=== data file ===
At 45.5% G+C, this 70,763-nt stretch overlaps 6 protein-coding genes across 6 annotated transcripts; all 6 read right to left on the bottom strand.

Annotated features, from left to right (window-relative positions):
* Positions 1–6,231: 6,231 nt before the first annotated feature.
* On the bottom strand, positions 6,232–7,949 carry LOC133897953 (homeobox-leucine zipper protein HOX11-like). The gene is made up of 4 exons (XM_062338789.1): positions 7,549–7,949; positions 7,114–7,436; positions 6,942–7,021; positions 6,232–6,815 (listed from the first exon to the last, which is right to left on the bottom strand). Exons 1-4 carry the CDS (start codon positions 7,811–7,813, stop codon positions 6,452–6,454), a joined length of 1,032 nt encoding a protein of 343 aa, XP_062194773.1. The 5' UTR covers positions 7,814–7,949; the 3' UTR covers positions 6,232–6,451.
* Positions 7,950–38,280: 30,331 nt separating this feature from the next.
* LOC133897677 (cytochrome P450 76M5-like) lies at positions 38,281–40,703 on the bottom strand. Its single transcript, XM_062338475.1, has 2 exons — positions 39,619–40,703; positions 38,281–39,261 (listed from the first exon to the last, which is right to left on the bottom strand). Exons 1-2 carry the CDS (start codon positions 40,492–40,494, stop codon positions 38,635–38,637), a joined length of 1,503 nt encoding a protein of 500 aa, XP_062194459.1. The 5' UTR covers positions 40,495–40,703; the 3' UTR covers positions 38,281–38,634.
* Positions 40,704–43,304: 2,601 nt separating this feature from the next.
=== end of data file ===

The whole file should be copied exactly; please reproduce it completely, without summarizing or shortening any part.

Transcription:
At 45.5% G+C, this 70,763-nt stretch overlaps 6 protein-coding genes across 6 annotated transcripts; all 6 read right to left on the bottom strand.

Annotated features, from left to right (window-relative positions):
* Positions 1–6,231: 6,231 nt before the first annotated feature.
* On the bottom strand, positions 6,232–7,949 carry LOC133897953 (homeobox-leucine zipper protein HOX11-like). The gene is made up of 4 exons (XM_062338789.1): positions 7,549–7,949; positions 7,114–7,436; positions 6,942–7,021; positions 6,232–6,815 (listed from the first exon to the last, which is right to left on the bottom strand). Exons 1-4 carry the CDS (start codon positions 7,811–7,813, stop codon positions 6,452–6,454), a joined length of 1,032 nt encoding a protein of 343 aa, XP_062194773.1. The 5' UTR covers positions 7,814–7,949; the 3' UTR covers positions 6,232–6,451.
* Positions 7,950–38,280: 30,331 nt separating this feature from the next.
* LOC133897677 (cytochrome P450 76M5-like) lies at positions 38,281–40,703 on the bottom strand. Its single transcript, XM_062338475.1, has 2 exons — positions 39,619–40,703; positions 38,281–39,261 (listed from the first exon to the last, which is right to left on the bottom strand). Exons 1-2 carry the CDS (start codon positions 40,492–40,494, stop codon positions 38,635–38,637), a joined length of 1,503 nt encoding a protein of 500 aa, XP_062194459.1. The 5' UTR covers positions 40,495–40,703; the 3' UTR covers positions 38,281–38,634.
* Positions 40,704–43,304: 2,601 nt separating this feature from the next.